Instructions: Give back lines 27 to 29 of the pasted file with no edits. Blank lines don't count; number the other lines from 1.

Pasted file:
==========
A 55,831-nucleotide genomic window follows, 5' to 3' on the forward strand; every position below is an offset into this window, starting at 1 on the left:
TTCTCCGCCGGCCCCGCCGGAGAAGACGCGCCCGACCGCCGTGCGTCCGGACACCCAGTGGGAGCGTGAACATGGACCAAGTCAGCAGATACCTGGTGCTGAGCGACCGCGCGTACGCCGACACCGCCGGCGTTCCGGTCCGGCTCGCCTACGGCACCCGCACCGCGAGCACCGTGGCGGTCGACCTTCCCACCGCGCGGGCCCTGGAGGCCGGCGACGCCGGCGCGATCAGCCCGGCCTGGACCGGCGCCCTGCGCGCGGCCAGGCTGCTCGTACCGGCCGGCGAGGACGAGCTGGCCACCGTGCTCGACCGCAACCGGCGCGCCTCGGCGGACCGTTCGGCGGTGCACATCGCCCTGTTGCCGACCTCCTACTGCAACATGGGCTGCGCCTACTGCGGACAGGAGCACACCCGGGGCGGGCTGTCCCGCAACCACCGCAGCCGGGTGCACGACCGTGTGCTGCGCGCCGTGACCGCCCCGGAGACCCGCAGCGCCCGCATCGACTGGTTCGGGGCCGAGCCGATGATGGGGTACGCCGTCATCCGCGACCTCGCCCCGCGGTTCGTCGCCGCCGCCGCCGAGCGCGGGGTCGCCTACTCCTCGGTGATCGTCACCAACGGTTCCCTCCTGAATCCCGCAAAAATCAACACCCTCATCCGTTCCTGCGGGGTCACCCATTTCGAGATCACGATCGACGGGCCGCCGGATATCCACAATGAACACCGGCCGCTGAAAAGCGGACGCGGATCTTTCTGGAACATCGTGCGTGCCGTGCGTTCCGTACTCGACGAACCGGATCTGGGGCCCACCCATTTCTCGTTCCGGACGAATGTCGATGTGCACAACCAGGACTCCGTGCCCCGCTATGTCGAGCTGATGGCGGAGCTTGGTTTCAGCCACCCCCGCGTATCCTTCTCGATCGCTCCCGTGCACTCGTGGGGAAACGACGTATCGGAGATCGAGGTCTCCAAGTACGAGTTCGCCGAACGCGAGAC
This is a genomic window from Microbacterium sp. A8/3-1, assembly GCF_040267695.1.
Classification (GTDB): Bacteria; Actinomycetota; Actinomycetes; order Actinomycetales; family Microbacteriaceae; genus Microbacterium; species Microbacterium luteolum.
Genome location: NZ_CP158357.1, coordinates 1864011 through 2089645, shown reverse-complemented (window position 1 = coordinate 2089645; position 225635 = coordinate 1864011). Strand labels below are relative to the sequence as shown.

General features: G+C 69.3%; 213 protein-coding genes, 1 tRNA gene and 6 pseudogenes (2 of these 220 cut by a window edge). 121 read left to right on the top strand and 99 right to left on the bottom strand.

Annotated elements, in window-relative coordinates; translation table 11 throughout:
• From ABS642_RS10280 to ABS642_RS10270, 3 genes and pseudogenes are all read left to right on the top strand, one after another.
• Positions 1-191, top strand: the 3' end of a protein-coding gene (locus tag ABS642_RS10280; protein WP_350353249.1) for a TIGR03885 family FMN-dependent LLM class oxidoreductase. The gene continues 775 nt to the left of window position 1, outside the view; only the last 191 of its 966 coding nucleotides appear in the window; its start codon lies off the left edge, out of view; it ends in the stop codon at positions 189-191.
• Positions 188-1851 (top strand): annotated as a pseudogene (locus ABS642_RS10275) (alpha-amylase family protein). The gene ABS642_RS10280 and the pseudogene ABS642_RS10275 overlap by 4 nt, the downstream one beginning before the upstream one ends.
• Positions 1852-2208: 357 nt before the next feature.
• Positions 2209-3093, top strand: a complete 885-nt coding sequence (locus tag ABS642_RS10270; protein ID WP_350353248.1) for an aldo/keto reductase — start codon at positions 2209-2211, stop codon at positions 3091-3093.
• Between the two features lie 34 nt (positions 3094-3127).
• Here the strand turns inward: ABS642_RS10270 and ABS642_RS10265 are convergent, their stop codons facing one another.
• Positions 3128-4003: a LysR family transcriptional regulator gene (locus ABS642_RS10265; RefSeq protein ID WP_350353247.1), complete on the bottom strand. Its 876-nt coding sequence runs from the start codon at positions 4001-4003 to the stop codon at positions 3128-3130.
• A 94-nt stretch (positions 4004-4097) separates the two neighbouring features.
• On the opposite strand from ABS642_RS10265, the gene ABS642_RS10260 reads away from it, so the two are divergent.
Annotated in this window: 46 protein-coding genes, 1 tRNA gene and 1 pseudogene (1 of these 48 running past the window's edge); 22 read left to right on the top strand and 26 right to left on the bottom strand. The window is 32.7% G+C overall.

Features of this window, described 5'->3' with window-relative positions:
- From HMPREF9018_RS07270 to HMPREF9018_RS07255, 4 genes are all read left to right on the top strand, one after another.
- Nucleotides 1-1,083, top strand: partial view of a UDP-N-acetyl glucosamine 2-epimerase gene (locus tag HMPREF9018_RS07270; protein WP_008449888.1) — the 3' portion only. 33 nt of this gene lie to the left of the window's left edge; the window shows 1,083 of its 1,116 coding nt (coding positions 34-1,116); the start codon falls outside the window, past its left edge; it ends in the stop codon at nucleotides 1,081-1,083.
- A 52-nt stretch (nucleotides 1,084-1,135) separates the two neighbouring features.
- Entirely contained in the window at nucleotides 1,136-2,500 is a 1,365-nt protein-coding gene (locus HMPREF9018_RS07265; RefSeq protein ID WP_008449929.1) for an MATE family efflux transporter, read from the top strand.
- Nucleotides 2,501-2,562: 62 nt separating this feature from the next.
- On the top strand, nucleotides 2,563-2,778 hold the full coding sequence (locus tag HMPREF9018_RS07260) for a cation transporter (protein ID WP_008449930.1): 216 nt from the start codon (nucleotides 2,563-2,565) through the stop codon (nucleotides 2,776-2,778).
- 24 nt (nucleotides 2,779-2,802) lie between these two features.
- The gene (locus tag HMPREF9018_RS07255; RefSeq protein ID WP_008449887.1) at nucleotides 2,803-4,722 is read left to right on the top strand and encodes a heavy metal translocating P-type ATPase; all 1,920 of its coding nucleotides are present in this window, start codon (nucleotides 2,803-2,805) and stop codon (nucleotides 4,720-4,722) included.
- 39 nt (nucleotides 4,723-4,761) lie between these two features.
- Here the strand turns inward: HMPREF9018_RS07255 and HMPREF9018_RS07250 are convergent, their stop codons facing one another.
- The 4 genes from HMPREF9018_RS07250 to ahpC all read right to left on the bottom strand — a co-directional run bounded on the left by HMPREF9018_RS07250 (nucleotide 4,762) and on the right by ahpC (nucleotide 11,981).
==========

- The gene (locus tag HMPREF9018_RS07255; RefSeq protein ID WP_008449887.1) at nucleotides 2,803-4,722 is read left to right on the top strand and encodes a heavy metal translocating P-type ATPase; all 1,920 of its coding nucleotides are present in this window, start codon (nucleotides 2,803-2,805) and stop codon (nucleotides 4,720-4,722) included.
- 39 nt (nucleotides 4,723-4,761) lie between these two features.
- Here the strand turns inward: HMPREF9018_RS07255 and HMPREF9018_RS07250 are convergent, their stop codons facing one another.